Christian Aid said the emerging trend reflects the effects of man-made climate change, adding that the 10 disasters in question also killed at least 1,075 people and displaced 1.3 million.
The most costly disaster in 2021 was Hurricane Ida, which hit the eastern United States and caused about $ 65 billion in damage. After hitting Louisiana in late August, it made its way north and caused widespread flooding in New York City and the surrounding area.
Spectacular and deadly floods in Germany and Belgium in July were next on the list at A $ 60 billion (US $ 43 billion) in losses.
A cold snap and winter storm in Texas that seized the power grid of the big state cost A $ 32 billion (US $ 23 billion), followed by floods in China’s Henan province in July which estimated A $ 24.4 billion cost (US $ 17.6 billion).
Other catastrophes that cost several billion dollars include floods in Canada, a late spring frost in France that damaged vineyards, and a cyclone in India and Bangladesh in May.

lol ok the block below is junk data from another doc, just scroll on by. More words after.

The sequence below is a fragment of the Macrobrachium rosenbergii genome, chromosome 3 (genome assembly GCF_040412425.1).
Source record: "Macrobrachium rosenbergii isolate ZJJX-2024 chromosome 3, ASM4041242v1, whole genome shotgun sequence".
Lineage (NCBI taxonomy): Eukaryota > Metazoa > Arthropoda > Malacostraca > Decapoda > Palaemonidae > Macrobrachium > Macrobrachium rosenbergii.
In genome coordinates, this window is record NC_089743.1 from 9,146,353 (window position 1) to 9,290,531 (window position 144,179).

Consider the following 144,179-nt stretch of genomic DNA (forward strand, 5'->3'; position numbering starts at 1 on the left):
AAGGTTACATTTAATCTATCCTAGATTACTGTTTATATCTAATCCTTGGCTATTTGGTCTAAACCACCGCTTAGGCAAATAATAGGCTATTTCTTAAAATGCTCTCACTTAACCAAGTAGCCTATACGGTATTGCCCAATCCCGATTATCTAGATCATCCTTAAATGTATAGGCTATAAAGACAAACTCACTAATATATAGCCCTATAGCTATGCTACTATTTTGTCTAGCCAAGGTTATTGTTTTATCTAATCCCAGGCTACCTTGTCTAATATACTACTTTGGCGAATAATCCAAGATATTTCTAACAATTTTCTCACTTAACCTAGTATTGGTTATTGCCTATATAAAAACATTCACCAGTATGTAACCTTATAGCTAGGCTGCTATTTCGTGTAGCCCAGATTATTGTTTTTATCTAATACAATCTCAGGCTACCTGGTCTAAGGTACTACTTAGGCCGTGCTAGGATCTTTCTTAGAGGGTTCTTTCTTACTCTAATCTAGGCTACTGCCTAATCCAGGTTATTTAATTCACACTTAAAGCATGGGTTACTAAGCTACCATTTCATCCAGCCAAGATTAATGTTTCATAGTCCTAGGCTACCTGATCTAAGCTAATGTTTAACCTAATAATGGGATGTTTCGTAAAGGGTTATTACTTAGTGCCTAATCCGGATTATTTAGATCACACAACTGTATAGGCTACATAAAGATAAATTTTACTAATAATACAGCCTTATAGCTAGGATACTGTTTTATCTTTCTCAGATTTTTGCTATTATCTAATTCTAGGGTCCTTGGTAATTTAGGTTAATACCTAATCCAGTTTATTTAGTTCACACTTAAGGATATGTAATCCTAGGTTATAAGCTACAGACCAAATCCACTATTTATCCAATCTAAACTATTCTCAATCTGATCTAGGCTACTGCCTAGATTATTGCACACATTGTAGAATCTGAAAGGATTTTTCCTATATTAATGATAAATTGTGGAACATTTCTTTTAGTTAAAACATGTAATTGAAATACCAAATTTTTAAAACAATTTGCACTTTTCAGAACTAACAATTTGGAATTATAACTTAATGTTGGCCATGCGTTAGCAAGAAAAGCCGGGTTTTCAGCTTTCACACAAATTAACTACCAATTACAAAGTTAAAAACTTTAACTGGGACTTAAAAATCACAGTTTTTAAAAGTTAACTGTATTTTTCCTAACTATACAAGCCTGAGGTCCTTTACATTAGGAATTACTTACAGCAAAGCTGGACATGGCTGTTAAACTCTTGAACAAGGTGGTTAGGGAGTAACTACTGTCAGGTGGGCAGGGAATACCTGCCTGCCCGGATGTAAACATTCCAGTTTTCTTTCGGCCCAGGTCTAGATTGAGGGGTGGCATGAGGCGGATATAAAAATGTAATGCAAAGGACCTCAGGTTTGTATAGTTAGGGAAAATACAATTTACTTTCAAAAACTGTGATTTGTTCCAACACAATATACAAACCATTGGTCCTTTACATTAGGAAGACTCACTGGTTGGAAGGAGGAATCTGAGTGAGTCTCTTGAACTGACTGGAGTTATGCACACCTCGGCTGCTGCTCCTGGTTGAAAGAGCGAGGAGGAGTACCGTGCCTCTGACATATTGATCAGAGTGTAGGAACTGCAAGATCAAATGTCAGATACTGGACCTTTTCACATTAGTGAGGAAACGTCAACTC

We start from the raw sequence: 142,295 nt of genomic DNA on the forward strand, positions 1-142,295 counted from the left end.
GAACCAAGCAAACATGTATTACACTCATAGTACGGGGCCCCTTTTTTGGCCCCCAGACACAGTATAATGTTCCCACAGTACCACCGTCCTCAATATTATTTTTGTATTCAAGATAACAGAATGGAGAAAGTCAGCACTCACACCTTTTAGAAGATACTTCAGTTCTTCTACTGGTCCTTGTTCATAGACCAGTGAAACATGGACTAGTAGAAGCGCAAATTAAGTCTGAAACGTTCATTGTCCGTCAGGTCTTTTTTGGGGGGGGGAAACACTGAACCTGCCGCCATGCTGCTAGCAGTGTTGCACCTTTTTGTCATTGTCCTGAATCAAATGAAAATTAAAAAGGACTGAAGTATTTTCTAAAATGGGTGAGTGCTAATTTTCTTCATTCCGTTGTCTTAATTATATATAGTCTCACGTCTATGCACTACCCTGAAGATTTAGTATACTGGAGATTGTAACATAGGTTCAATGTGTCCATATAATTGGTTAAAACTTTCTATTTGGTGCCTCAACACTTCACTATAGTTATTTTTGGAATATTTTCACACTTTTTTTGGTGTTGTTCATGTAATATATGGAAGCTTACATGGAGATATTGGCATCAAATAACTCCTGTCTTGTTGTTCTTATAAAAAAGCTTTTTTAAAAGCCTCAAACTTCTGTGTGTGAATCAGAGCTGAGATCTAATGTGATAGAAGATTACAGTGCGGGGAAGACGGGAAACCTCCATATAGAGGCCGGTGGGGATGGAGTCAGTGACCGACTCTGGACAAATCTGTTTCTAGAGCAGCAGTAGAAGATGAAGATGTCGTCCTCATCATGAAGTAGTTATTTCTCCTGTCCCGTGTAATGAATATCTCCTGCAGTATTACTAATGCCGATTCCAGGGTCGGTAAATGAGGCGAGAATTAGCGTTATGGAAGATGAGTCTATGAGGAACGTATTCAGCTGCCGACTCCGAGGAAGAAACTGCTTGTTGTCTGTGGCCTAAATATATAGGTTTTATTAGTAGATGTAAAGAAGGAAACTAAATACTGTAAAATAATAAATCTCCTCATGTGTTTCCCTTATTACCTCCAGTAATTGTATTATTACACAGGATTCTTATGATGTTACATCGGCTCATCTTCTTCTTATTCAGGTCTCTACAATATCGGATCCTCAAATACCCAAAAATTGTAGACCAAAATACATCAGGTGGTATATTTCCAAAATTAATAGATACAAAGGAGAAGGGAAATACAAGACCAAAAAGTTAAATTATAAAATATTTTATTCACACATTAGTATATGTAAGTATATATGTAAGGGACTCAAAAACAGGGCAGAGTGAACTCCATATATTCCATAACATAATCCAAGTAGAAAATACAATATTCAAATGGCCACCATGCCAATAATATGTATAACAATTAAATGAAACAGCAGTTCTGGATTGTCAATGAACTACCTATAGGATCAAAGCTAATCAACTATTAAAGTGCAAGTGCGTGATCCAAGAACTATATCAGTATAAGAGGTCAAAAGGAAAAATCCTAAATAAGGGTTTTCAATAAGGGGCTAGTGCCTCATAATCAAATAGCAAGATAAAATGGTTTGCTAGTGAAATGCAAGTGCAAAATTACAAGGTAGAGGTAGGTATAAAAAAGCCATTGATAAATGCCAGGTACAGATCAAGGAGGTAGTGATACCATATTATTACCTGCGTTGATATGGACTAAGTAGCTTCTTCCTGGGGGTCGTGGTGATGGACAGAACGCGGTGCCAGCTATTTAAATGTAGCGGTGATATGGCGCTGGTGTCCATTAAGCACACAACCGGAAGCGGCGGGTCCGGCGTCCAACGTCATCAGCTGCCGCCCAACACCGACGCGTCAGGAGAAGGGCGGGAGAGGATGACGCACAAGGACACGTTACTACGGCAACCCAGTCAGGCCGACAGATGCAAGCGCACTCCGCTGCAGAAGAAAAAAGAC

Drone images show devastation after Hurricane Ida
Floods in Australia in March 2021 resulted in an account of economic damage of A $ 2.9 billion (US $ 2.1 billion).
The report acknowledged that the evaluation mainly covers disasters in rich countries where infrastructure is better insured and that the financial toll of disasters in poor countries is often unpredictable.
It set the example of South Sudan where floods affected about 800,000 people.
“Some of the most devastating extreme weather events in 2021 have affected poorer nations, which have not contributed much to causing climate change,” the report said in a statement.
In mid-December, the world’s largest reinsurer, Swiss Re, reported natural disasters and extreme weather events that caused about A $ 346 billion (US $ 250 billion) in damage this year.
It said that the total represented a 24 percent increase compared to last year and that the cost to the insurance sector was only the fourth highest since 1970.